Krossneslaug is a geothermal pool located in the remote Strandir region of the Westfjords.
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Photo above from Wikimedia, Creative Commons, by Jóna Þórunn. No edits made.
Unlike many swimming pools in the region, Krossneslaug is heated by natural hot-springs; the rareness of such features in the Westfjords is due to the fact that this is the oldest part of the country, thus the least affected by the volcanic rift valley that runs through the centre of Iceland. At Krossneslaug, therefore, it is possible to embrace this unique aspect of Icelandic culture and nature more authentically than you would at many other locations in the region.
It is considered an ‘Infinity Pool’ due to the fact it has magnificent views of the ocean, with nothing impeding the view between the two waters. Looking out towards north Iceland, this makes Krossneslaug a fantastic place to spot some of the country’s unique wildlife.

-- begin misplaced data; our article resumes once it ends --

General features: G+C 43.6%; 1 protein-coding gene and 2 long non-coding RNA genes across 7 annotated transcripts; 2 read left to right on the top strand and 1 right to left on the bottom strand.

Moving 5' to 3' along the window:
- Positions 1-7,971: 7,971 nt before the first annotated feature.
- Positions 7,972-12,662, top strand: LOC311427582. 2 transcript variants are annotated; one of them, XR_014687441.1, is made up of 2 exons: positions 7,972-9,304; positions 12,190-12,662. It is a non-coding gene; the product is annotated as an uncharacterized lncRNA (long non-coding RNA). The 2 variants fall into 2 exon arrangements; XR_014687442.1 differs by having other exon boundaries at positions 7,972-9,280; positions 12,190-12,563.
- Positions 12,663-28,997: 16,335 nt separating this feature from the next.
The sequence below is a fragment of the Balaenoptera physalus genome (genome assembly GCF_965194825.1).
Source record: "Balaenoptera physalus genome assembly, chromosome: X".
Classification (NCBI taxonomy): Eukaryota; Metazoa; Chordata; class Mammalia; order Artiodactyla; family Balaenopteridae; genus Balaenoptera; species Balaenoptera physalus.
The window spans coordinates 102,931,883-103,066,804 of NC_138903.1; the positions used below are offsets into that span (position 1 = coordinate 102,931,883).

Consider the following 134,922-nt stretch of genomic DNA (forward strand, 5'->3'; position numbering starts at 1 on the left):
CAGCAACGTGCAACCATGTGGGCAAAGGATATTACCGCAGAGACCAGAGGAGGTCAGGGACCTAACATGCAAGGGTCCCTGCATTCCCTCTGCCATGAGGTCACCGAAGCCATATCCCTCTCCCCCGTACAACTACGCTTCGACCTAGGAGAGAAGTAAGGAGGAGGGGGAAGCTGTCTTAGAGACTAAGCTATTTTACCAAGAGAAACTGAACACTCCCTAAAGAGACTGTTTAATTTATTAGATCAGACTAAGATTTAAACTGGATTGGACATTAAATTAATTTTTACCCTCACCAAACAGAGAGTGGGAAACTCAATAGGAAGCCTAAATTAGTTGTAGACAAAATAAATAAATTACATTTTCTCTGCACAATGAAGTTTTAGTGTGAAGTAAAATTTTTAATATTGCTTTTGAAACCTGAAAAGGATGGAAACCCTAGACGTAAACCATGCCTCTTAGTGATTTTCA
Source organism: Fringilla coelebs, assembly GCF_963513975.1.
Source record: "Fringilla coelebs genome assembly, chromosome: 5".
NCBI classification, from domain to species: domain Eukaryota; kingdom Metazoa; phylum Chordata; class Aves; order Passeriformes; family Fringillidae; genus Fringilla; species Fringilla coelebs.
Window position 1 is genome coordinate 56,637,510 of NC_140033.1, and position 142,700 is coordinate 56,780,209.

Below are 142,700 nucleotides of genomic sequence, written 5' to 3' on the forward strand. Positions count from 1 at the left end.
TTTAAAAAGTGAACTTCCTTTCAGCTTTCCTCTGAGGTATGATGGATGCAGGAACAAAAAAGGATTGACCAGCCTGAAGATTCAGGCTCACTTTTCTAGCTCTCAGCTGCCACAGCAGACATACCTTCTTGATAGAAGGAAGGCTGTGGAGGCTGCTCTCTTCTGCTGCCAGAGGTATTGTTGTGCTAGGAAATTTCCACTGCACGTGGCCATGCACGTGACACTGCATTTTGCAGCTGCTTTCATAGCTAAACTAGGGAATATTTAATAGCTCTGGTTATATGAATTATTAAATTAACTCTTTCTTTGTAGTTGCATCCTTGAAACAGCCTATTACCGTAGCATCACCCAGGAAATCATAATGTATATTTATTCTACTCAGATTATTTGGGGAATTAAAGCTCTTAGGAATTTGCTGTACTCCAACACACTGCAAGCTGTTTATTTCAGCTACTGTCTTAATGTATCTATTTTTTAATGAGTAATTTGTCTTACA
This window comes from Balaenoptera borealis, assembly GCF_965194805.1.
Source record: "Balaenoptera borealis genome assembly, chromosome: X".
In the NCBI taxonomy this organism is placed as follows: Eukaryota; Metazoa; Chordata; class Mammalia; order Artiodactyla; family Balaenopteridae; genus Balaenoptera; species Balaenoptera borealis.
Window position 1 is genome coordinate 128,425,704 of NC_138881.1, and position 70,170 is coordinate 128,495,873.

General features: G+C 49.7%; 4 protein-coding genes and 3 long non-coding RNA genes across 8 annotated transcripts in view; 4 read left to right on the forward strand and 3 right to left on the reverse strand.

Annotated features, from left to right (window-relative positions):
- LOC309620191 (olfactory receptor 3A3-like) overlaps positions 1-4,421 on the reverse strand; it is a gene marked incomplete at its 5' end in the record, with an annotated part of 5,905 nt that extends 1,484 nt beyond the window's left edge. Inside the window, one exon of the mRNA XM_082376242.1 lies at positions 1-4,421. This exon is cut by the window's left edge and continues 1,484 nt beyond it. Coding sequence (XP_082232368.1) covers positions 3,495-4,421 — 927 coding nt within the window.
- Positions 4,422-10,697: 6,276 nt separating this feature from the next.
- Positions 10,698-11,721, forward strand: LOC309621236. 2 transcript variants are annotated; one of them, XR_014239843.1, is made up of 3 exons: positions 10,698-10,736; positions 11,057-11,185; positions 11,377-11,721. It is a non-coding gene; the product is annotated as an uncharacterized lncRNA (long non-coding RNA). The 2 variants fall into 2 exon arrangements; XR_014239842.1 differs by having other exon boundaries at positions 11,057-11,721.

Whales are occasionally seen breaking the surface and raising their flukes, most commonly Humpback Whales, and the area is inhabited by many seabirds and seals. You also have a slight chance to see dolphins.
Located in the tiny settlement of Krossnes, Krossneslaug is a fair distance from any major civilisation. The nearest villages of significance, Hólmavík and Drangsnes, are both over 100 kilometres away, requiring more than two hours of driving. Árneshreppur is much closer, but a hamlet of just 53 people with few amenities.
Because of this, and because of the dramatic, isolated surrounding nature of the Strandir region, many chose to camp here. Visits to the area are often combined with visits to the remote Hornstrandir, a long-uninhabited area of incredible natural beauty and abundant wildlife.
Krossneslaug is only accessible from mid-May to the end of August. Due to its northern position and icy roads for much of the year, this is considered the best time to visit the Westfjords altogether.